-My battle with autoimmune disease. In 2000 I was numb from the waist down like my legs were asleep. I had a hard time walking for an entire month. I questioned whether I'd be able to function normally again. MRI showed active brain lesions. I gave myself injections to slow the "Possible Multiple Sclerosis". I believe my healthy diet and lifestyle have sent whatever it was into remission. I've only had slight symptoms at times since then. I fight back when it happens. I will not give in to it!
-Because I know that I'm physically and mentally capable. I'm certain there are others in this world who would do this if only they could. I can. And I will.
-My battle with obesity. I've come a long way. I am grateful for where I am and have my eye on where I'm going.
-I am working on learning to live in the moment.

Mmmm... bacon
Rather than dwell on the destination (which will be quite nice I'm sure) I have been relishing the planning. The mapping. The scavenger hunt for supplies to do this on next to no budget. The packing and repacking to whittle down space and weight. Figuring out how to mount the borrowed pannier rack to my bike with no rack mounting provisions - using my neighbor's "junk" stash of hose, clamps, nuts & bolts. The unknown of where I'll sleep tomorrow night. The generosity of those who are helping me make it possible: My kids who are caring for the animals. Elvis Bauman for the pannier rack. Terry Gibbs and his friend for the water filter. My neighbor, Harry, for his supplies. Ben Koenig for his awesome lighting system and a spare tire "just in case". Denise Coppock for the rice muffin recipe. Laina for her iPod for when mine runs out of battery or when I need some Florence to sing along to. Randy Wegener for his constant support and creativity, and in advance for some meat on the grill when I arrive :-) The ride will be enjoyed in the moment. The ups and downs are inevitable.
Above all I will approach this with a heart full of gratitude. For my body. For my bike. For my amazing friends. For the sunshine. For the rain.

Inspirational quotes
My bike will be decorated with inspirational/funny quotes. If you'd like to add one, shoot a message my way and I'll scribble it on tape to secure to my bike for when the going gets hard. I'll be checking in only once or twice each day due to a short-lived phone battery. My intention is to arrive in Beechwood, Wisconsin Tuesday evening before dark.

The Ride:

As described in my previous note, I decided to take a bike adventure to exceed 200 miles in 2 days. I borrowed and scavenged the equipment I would need to get it done and set out the morning of June 18th, 2012. Here are my trip notes:

4:00am: My alarm goes off. I'm sleeping halfway dressed to go. It's raining out. The tailend of a thunderstorm that was moving through and disturbing my sleep. I made a breakfast of eggs, sausage, and dates. Got everything loaded on the bike rack. Woke Laina up for a goodbye hug and a departure picture.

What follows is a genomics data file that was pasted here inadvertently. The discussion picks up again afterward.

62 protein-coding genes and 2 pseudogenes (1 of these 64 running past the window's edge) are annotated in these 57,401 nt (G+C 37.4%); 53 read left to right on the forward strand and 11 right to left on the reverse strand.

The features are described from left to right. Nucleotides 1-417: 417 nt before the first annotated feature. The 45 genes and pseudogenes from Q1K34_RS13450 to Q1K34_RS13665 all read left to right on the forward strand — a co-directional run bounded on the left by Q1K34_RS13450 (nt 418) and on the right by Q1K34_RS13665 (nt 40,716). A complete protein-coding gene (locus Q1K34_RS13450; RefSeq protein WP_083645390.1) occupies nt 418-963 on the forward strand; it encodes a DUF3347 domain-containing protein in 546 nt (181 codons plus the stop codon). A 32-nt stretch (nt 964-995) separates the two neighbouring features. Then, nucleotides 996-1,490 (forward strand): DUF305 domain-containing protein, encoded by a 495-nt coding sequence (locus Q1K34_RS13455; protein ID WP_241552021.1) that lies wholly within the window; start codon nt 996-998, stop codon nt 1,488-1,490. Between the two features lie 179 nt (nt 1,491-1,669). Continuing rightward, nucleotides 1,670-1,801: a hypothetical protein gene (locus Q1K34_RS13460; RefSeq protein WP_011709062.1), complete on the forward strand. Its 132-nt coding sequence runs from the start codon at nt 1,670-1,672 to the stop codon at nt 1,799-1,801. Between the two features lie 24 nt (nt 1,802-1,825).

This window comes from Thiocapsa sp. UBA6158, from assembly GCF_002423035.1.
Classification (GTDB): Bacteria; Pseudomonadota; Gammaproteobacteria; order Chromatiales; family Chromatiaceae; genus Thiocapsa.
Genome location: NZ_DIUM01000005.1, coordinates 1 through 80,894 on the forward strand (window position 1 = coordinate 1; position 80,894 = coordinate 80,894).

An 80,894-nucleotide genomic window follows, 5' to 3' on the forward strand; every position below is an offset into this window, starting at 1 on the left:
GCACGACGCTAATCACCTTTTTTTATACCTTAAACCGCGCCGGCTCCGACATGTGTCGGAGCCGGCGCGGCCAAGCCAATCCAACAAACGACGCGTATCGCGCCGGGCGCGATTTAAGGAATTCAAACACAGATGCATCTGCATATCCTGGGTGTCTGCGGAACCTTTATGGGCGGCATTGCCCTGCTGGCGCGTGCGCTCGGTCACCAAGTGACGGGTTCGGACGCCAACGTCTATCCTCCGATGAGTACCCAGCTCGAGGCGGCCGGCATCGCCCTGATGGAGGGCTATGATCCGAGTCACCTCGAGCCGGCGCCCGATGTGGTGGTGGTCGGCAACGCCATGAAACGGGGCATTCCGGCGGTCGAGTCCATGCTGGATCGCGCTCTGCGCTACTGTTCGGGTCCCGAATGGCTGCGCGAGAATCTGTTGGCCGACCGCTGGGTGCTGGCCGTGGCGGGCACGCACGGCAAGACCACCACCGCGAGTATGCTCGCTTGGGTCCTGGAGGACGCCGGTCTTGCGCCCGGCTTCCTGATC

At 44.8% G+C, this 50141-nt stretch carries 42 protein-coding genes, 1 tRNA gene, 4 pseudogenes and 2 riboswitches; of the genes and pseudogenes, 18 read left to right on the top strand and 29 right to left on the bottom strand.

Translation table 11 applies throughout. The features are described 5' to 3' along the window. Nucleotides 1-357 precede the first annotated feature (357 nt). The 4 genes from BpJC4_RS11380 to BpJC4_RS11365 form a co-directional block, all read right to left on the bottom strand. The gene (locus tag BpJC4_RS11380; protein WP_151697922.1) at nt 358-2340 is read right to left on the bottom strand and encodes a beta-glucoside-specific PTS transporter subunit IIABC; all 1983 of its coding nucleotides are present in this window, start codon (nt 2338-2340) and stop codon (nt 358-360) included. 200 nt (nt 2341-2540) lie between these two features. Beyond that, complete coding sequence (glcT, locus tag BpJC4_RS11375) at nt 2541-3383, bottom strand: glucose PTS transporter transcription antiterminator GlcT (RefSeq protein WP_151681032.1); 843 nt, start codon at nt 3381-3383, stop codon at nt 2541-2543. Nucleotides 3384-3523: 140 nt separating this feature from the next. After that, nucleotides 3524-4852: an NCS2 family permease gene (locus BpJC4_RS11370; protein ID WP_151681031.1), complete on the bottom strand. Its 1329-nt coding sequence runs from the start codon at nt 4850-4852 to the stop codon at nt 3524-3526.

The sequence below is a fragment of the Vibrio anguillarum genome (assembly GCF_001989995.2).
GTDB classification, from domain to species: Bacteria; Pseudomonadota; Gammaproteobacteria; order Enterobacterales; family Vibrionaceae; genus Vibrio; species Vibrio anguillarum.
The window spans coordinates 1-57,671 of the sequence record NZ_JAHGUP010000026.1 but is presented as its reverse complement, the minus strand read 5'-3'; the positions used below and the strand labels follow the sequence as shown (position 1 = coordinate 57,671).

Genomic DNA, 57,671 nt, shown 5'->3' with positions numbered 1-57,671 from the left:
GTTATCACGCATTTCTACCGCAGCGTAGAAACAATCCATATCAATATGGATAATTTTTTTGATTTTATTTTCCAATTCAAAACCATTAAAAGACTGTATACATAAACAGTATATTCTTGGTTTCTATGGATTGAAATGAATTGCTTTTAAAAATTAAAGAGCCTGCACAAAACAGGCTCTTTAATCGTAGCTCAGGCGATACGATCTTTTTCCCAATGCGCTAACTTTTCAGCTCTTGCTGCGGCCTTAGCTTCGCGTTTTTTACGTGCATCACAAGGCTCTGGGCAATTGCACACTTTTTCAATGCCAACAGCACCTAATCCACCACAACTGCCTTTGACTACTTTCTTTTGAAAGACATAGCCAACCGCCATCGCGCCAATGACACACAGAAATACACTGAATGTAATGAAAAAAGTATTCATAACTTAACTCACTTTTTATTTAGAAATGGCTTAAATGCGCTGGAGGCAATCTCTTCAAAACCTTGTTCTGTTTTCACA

4:40am: Just about ready to roll. Walking the bike down the driveway because the road is all torn up yet, and I tipped my bike slightly. The whole load fell off. Got it all secured a little better. Hopped in the saddle and heard Laina holler, "Happy birthday!!". She's so funny.

A few miles down the road is a nice climb. What a way to start! On the descent I heard something hit the pavement. My stainless steel thermos of coffee. Now it has character. Got that secured better too.

50 minutes in, Just north of Enterprise on County Road G I saw a rather large animal crossing the road and I stopped. It was a decent-sized black bear. It stopped to look at me. I've never been that close to a bear in the wild before. I reached for my phone to turn it on and take a picture, because it was just standing there so beautifully. I was scared but I wasn't at the same time. Before the phone loaded up it continued across the road. Good bear. I noticed my legs trembling when I started to pedal again.

Rain clouds looked ominous, so I stopped at the gas station in Elcho to put my sleeping bag in a garbage bag and use the restroom.

Mile 47
From there I took 45 south to County Highway B. I enjoyed the scenery; a little old almost-forgotten town, a golf course, and several farms. Just west of Antigo I made another stop. This time for sardines, bacon, and rice muffins. I was about 47 miles in. The wind against me but that was my only gripe. I was making good time and physically feeling quite well. No rain yet.
In the small town of Aniwa I was supposed to find a bike trail that connected to Mountain-Bay, according to the map. I asked at the 1-pump gas station but they had never heard of it, and said no one really bikes in that area. Where the map said to get on the trail I saw just a grassy, unmowed snowmobile trail. That would not work with my road bike. I continued on back roads, some gravel and some paved. I passed "Bogus Rd." and laughed out loud. Bogus. The trail was bogus.